Newly released statistics from the Nevada Department of Public Safety show that traffic deaths in the state have gone down by about 10 percent in the one year since recreational marijuana was legalized.
According to a report from Reno NBC affiliate KRNV, a total of 310 people were killed in car crashes in an 11-month span from July 2016 to May 2017. Over the same period from July 2017 to May 2018, meaning the first 11 months since recreational marijuana became legal in Nevada, this figure dropped to 277 fatalities. KRNV noted that the Nevada DPS used a rather unusual 11-month timeframe as it didn’t have available data for June of the current year.
Separately, another Reno-based affiliate, ABC’s KOLO, cited data from the Nevada Department of Taxation which suggested that marijuana sales in the state for medical and recreational purposes were higher than expected in the 10 months since the drug was legalized for recreational use in July 2017.
So far, statistics from the Washoe County District Attorney’s office have yet to reveal if last year’s move to legalize recreational marijuana in Nevada has had any impact on the state’s crime rates. But in a statement issued to KOLO, Sierra Cannabis Coalition representative Will Adler noted that the legalization has been a success so far.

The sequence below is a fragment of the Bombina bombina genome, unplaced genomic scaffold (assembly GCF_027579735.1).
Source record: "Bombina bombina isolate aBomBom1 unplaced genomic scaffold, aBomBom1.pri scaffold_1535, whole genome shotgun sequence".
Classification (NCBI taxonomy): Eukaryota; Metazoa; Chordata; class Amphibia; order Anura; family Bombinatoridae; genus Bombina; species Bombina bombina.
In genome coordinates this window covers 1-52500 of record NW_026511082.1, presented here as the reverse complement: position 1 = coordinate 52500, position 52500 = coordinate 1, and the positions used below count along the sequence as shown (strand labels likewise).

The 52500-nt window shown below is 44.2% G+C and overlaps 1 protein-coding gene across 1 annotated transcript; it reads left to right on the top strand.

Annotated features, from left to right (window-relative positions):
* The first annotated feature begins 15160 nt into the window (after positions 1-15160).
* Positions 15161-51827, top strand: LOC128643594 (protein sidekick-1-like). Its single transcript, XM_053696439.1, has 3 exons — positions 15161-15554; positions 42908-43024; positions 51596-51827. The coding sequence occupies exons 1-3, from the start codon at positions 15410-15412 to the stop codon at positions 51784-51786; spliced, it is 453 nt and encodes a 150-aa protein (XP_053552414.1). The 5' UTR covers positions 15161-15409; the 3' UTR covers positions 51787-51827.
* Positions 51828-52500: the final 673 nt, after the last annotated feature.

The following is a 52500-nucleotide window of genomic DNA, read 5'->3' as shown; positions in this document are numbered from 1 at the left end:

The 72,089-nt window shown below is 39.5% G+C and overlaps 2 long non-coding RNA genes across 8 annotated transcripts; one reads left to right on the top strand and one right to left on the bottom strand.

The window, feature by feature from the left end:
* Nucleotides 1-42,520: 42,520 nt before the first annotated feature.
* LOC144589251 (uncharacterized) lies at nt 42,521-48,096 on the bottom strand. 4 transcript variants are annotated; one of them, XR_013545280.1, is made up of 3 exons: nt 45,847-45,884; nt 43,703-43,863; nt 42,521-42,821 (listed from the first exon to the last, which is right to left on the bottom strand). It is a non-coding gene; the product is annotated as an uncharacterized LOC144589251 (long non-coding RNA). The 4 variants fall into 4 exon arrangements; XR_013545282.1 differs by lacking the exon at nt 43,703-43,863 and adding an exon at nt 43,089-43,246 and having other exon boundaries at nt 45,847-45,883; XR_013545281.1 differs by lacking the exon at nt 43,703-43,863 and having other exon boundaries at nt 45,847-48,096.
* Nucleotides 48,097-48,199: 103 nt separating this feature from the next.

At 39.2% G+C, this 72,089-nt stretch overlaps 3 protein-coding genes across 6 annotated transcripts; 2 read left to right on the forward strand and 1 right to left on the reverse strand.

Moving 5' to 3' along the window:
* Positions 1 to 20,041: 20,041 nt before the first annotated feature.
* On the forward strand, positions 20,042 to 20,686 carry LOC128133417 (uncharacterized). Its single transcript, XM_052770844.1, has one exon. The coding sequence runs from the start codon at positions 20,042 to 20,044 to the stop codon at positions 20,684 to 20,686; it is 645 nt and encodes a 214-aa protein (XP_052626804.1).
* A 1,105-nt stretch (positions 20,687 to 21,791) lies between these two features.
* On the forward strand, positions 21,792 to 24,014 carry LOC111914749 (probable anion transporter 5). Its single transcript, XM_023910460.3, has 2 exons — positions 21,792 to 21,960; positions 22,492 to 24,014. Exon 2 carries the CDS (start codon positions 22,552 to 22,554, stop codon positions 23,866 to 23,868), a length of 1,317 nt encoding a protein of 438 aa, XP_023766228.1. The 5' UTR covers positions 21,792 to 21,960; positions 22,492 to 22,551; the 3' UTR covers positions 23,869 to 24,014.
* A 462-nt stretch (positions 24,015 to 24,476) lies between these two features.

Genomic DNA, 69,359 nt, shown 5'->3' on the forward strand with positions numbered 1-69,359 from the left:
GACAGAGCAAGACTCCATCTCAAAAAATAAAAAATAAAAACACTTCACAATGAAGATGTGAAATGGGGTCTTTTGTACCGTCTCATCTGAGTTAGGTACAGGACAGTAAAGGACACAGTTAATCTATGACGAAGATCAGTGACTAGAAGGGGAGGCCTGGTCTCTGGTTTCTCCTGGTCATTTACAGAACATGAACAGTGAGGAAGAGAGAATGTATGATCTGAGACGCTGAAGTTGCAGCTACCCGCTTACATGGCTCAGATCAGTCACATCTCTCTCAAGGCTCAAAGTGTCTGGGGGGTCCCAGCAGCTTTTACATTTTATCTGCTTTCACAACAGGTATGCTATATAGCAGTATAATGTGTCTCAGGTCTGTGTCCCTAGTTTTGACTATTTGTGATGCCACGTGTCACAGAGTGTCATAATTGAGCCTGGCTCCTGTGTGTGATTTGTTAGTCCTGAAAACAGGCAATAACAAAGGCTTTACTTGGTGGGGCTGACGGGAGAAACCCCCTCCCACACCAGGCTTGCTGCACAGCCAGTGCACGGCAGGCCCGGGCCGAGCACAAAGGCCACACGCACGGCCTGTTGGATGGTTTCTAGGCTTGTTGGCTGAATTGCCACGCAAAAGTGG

“We haven’t seen a massive increase in any sort of marijuana-related incidents. On the criminality end, that is a huge success,” said Adler.
— Las Vegas Sun (@LasVegasSun) June 29, 2018
Despite the lack of data on crime rates, the newly released statistics from the Nevada DPS proved interesting, as hinted by KRNV, because many opponents of recreational marijuana had raised concerns that the legalization of pot for such purposes could result in a greater number of traffic deaths and arrests for driving under the influence. State laws show that people can be classified as impaired if they have more than two nanograms of tetrahydrocannabinol (THC) in their system.
The results from Nevada were published months after a study from the National Bureau of Economic Research suggested in March that there was “little evidence” that the legalization of pot was indeed responsible for increases in traffic deaths in states that have legalized recreational marijuana, according to a report from pro-pot legalization nonprofit NORML. The organization also noted that the March study yielded similar results to a 2017 paper which showed that car crash deaths for Washington and Colorado ‘were not statistically different” from those in states where marijuana has yet to be legalized for recreational use.